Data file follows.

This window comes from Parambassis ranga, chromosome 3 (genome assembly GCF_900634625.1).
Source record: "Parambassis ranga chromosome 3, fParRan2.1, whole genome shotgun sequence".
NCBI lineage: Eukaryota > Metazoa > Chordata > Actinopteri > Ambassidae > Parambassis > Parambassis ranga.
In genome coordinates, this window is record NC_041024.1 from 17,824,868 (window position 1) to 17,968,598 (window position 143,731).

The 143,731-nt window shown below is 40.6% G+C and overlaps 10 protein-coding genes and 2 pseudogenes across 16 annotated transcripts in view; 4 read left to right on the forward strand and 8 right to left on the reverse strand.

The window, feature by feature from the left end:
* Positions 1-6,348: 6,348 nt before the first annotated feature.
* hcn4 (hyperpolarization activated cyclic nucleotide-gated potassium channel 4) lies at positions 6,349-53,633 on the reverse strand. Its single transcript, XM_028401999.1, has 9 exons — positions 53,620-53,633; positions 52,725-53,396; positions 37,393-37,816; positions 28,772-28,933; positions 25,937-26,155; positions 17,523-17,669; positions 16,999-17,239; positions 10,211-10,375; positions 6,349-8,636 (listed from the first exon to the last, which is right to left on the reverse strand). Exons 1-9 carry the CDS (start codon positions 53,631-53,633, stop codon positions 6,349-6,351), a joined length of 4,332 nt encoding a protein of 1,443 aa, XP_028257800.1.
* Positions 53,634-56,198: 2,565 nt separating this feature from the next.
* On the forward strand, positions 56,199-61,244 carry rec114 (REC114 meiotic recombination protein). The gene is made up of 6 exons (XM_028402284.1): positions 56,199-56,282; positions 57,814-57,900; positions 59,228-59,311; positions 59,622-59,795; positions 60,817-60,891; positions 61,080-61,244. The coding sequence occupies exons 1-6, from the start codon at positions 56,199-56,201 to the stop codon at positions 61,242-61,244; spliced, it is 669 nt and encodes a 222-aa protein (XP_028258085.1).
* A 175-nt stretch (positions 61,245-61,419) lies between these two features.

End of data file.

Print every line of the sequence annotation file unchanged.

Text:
This window comes from Parambassis ranga, chromosome 3 (genome assembly GCF_900634625.1).
Source record: "Parambassis ranga chromosome 3, fParRan2.1, whole genome shotgun sequence".
NCBI lineage: Eukaryota > Metazoa > Chordata > Actinopteri > Ambassidae > Parambassis > Parambassis ranga.
In genome coordinates, this window is record NC_041024.1 from 17,824,868 (window position 1) to 17,968,598 (window position 143,731).

The 143,731-nt window shown below is 40.6% G+C and overlaps 10 protein-coding genes and 2 pseudogenes across 16 annotated transcripts in view; 4 read left to right on the forward strand and 8 right to left on the reverse strand.

The window, feature by feature from the left end:
* Positions 1-6,348: 6,348 nt before the first annotated feature.
* hcn4 (hyperpolarization activated cyclic nucleotide-gated potassium channel 4) lies at positions 6,349-53,633 on the reverse strand. Its single transcript, XM_028401999.1, has 9 exons — positions 53,620-53,633; positions 52,725-53,396; positions 37,393-37,816; positions 28,772-28,933; positions 25,937-26,155; positions 17,523-17,669; positions 16,999-17,239; positions 10,211-10,375; positions 6,349-8,636 (listed from the first exon to the last, which is right to left on the reverse strand). Exons 1-9 carry the CDS (start codon positions 53,631-53,633, stop codon positions 6,349-6,351), a joined length of 4,332 nt encoding a protein of 1,443 aa, XP_028257800.1.
* Positions 53,634-56,198: 2,565 nt separating this feature from the next.
* On the forward strand, positions 56,199-61,244 carry rec114 (REC114 meiotic recombination protein). The gene is made up of 6 exons (XM_028402284.1): positions 56,199-56,282; positions 57,814-57,900; positions 59,228-59,311; positions 59,622-59,795; positions 60,817-60,891; positions 61,080-61,244. The coding sequence occupies exons 1-6, from the start codon at positions 56,199-56,201 to the stop codon at positions 61,242-61,244; spliced, it is 669 nt and encodes a 222-aa protein (XP_028258085.1).
* A 175-nt stretch (positions 61,245-61,419) lies between these two features.